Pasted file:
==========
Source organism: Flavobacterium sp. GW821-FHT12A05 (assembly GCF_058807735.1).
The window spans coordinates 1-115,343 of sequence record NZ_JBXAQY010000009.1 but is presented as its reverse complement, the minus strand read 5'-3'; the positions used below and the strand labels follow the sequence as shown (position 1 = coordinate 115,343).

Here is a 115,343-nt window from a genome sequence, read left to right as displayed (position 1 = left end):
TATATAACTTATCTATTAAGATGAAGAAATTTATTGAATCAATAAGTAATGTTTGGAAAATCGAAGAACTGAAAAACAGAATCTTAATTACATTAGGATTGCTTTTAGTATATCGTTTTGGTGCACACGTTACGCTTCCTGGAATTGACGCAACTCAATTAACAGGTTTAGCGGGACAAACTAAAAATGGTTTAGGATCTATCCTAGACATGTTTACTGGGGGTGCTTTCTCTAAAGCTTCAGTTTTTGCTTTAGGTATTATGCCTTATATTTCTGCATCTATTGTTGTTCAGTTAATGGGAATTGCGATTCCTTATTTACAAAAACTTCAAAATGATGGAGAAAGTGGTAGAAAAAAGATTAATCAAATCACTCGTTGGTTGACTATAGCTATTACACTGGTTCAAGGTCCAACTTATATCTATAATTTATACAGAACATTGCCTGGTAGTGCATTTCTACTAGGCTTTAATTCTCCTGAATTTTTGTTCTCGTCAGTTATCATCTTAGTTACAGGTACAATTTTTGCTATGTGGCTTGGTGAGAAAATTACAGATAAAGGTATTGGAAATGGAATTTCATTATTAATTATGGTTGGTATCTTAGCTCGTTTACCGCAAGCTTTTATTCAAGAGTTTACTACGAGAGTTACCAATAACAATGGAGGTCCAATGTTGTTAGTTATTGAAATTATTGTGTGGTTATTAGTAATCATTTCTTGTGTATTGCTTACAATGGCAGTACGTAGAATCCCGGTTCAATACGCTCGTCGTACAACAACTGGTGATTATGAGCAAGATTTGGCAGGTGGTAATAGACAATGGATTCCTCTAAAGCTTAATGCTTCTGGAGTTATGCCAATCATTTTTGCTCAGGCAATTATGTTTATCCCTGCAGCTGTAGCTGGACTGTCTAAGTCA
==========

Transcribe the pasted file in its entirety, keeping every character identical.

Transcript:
Source organism: Flavobacterium sp. GW821-FHT12A05 (assembly GCF_058807735.1).
The window spans coordinates 1-115,343 of sequence record NZ_JBXAQY010000009.1 but is presented as its reverse complement, the minus strand read 5'-3'; the positions used below and the strand labels follow the sequence as shown (position 1 = coordinate 115,343).

Here is a 115,343-nt window from a genome sequence, read left to right as displayed (position 1 = left end):
TATATAACTTATCTATTAAGATGAAGAAATTTATTGAATCAATAAGTAATGTTTGGAAAATCGAAGAACTGAAAAACAGAATCTTAATTACATTAGGATTGCTTTTAGTATATCGTTTTGGTGCACACGTTACGCTTCCTGGAATTGACGCAACTCAATTAACAGGTTTAGCGGGACAAACTAAAAATGGTTTAGGATCTATCCTAGACATGTTTACTGGGGGTGCTTTCTCTAAAGCTTCAGTTTTTGCTTTAGGTATTATGCCTTATATTTCTGCATCTATTGTTGTTCAGTTAATGGGAATTGCGATTCCTTATTTACAAAAACTTCAAAATGATGGAGAAAGTGGTAGAAAAAAGATTAATCAAATCACTCGTTGGTTGACTATAGCTATTACACTGGTTCAAGGTCCAACTTATATCTATAATTTATACAGAACATTGCCTGGTAGTGCATTTCTACTAGGCTTTAATTCTCCTGAATTTTTGTTCTCGTCAGTTATCATCTTAGTTACAGGTACAATTTTTGCTATGTGGCTTGGTGAGAAAATTACAGATAAAGGTATTGGAAATGGAATTTCATTATTAATTATGGTTGGTATCTTAGCTCGTTTACCGCAAGCTTTTATTCAAGAGTTTACTACGAGAGTTACCAATAACAATGGAGGTCCAATGTTGTTAGTTATTGAAATTATTGTGTGGTTATTAGTAATCATTTCTTGTGTATTGCTTACAATGGCAGTACGTAGAATCCCGGTTCAATACGCTCGTCGTACAACAACTGGTGATTATGAGCAAGATTTGGCAGGTGGTAATAGACAATGGATTCCTCTAAAGCTTAATGCTTCTGGAGTTATGCCAATCATTTTTGCTCAGGCAATTATGTTTATCCCTGCAGCTGTAGCTGGACTGTCTAAGTCA